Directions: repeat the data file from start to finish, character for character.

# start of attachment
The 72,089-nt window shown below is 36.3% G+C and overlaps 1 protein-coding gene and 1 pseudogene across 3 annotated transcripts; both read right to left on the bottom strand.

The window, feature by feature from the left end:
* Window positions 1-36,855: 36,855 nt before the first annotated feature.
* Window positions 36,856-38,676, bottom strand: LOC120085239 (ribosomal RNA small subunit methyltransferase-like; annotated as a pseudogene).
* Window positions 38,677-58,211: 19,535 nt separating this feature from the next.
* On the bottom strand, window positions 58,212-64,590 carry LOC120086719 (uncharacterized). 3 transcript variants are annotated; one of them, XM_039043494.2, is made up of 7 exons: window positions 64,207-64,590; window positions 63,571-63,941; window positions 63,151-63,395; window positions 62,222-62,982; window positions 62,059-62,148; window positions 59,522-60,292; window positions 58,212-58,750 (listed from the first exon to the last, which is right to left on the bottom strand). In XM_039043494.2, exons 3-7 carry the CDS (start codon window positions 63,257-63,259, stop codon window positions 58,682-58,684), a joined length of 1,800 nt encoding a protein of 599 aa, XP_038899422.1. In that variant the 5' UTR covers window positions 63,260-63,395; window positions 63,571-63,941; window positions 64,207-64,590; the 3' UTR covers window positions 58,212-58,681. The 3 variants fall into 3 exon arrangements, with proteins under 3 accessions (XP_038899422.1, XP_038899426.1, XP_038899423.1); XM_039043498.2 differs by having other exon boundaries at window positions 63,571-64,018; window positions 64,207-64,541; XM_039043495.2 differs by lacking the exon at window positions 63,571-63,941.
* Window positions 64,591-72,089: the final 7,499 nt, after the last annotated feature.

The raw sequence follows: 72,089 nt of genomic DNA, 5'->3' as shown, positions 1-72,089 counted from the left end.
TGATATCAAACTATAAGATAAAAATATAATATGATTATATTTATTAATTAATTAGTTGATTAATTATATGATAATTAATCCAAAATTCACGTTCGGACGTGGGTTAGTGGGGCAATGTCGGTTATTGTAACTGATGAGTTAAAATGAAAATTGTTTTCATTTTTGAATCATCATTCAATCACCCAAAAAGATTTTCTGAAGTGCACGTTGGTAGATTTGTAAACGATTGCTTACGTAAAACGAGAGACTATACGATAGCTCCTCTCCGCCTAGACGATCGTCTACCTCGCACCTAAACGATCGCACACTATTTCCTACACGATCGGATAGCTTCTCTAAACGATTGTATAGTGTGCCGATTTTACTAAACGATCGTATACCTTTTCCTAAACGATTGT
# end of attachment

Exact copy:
The 72,089-nt window shown below is 36.3% G+C and overlaps 1 protein-coding gene and 1 pseudogene across 3 annotated transcripts; both read right to left on the bottom strand.

The window, feature by feature from the left end:
* Window positions 1-36,855: 36,855 nt before the first annotated feature.
* Window positions 36,856-38,676, bottom strand: LOC120085239 (ribosomal RNA small subunit methyltransferase-like; annotated as a pseudogene).
* Window positions 38,677-58,211: 19,535 nt separating this feature from the next.
* On the bottom strand, window positions 58,212-64,590 carry LOC120086719 (uncharacterized). 3 transcript variants are annotated; one of them, XM_039043494.2, is made up of 7 exons: window positions 64,207-64,590; window positions 63,571-63,941; window positions 63,151-63,395; window positions 62,222-62,982; window positions 62,059-62,148; window positions 59,522-60,292; window positions 58,212-58,750 (listed from the first exon to the last, which is right to left on the bottom strand). In XM_039043494.2, exons 3-7 carry the CDS (start codon window positions 63,257-63,259, stop codon window positions 58,682-58,684), a joined length of 1,800 nt encoding a protein of 599 aa, XP_038899422.1. In that variant the 5' UTR covers window positions 63,260-63,395; window positions 63,571-63,941; window positions 64,207-64,590; the 3' UTR covers window positions 58,212-58,681. The 3 variants fall into 3 exon arrangements, with proteins under 3 accessions (XP_038899422.1, XP_038899426.1, XP_038899423.1); XM_039043498.2 differs by having other exon boundaries at window positions 63,571-64,018; window positions 64,207-64,541; XM_039043495.2 differs by lacking the exon at window positions 63,571-63,941.
* Window positions 64,591-72,089: the final 7,499 nt, after the last annotated feature.

The raw sequence follows: 72,089 nt of genomic DNA, 5'->3' as shown, positions 1-72,089 counted from the left end.
TGATATCAAACTATAAGATAAAAATATAATATGATTATATTTATTAATTAATTAGTTGATTAATTATATGATAATTAATCCAAAATTCACGTTCGGACGTGGGTTAGTGGGGCAATGTCGGTTATTGTAACTGATGAGTTAAAATGAAAATTGTTTTCATTTTTGAATCATCATTCAATCACCCAAAAAGATTTTCTGAAGTGCACGTTGGTAGATTTGTAAACGATTGCTTACGTAAAACGAGAGACTATACGATAGCTCCTCTCCGCCTAGACGATCGTCTACCTCGCACCTAAACGATCGCACACTATTTCCTACACGATCGGATAGCTTCTCTAAACGATTGTATAGTGTGCCGATTTTACTAAACGATCGTATACCTTTTCCTAAACGATTGT